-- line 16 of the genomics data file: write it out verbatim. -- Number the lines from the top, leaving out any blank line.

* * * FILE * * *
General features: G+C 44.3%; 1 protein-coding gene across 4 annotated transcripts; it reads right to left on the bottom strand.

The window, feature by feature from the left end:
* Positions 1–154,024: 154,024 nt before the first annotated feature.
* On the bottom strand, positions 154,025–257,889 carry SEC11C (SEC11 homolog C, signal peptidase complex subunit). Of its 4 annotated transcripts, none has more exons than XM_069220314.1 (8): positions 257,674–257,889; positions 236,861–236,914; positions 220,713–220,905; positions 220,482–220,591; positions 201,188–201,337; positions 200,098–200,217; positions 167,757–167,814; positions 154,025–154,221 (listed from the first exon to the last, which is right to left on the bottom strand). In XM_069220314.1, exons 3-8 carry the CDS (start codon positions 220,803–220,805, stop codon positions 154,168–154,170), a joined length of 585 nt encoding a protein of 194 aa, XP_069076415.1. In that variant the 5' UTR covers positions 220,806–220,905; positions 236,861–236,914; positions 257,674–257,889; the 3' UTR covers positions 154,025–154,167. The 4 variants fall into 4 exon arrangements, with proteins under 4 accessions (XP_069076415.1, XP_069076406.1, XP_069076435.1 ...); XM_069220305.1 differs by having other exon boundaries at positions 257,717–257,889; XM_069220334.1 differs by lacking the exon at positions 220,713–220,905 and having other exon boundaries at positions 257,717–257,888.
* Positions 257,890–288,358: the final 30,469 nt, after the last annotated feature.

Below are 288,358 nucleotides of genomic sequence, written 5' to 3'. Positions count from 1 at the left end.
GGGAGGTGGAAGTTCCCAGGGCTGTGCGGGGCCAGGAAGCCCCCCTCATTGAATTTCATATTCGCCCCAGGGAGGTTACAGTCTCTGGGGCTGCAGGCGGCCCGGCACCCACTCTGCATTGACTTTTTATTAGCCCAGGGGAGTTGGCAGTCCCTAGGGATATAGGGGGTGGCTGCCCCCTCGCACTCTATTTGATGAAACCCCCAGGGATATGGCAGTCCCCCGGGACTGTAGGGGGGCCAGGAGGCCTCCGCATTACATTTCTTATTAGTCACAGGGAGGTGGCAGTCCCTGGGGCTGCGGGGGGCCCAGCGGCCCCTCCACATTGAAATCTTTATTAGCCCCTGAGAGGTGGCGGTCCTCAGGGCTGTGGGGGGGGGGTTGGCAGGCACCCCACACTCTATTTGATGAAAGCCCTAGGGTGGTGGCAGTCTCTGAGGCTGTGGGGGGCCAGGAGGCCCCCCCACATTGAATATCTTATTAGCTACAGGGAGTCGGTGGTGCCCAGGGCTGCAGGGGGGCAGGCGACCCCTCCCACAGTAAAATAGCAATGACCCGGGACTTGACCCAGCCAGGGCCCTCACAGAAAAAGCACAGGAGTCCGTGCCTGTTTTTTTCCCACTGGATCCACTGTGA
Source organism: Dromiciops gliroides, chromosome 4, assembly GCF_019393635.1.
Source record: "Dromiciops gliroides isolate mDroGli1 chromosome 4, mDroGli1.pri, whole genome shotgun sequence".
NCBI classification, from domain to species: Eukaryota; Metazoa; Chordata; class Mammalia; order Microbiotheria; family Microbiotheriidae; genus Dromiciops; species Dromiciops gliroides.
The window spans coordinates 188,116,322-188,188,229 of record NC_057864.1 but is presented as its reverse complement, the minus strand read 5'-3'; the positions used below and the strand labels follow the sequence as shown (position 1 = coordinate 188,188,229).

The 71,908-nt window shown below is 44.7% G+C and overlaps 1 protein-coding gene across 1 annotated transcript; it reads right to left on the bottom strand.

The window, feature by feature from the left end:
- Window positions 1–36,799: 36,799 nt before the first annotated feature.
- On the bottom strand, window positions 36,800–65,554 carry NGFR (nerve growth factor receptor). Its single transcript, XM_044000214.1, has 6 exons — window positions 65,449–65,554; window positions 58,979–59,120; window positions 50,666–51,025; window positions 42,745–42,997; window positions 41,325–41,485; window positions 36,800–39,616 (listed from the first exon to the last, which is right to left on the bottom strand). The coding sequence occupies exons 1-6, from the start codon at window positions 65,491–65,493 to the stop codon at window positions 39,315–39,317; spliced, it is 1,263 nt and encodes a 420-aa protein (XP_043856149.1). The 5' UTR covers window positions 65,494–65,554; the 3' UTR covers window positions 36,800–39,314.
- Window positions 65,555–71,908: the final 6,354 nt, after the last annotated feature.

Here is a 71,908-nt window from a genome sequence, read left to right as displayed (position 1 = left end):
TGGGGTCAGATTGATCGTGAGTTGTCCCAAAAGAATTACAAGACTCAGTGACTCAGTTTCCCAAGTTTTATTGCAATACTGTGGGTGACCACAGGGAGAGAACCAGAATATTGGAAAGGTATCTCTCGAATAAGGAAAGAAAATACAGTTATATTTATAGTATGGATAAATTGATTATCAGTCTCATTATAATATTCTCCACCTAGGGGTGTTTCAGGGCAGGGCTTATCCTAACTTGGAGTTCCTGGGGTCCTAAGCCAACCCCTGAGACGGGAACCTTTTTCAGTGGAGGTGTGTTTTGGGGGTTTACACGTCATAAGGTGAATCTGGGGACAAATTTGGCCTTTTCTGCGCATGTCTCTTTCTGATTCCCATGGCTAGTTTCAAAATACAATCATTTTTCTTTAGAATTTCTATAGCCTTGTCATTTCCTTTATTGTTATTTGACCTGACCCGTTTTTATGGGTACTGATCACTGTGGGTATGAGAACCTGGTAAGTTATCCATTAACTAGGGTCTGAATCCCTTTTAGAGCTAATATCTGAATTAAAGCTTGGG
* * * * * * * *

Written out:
- Window positions 65,555–71,908: the final 6,354 nt, after the last annotated feature.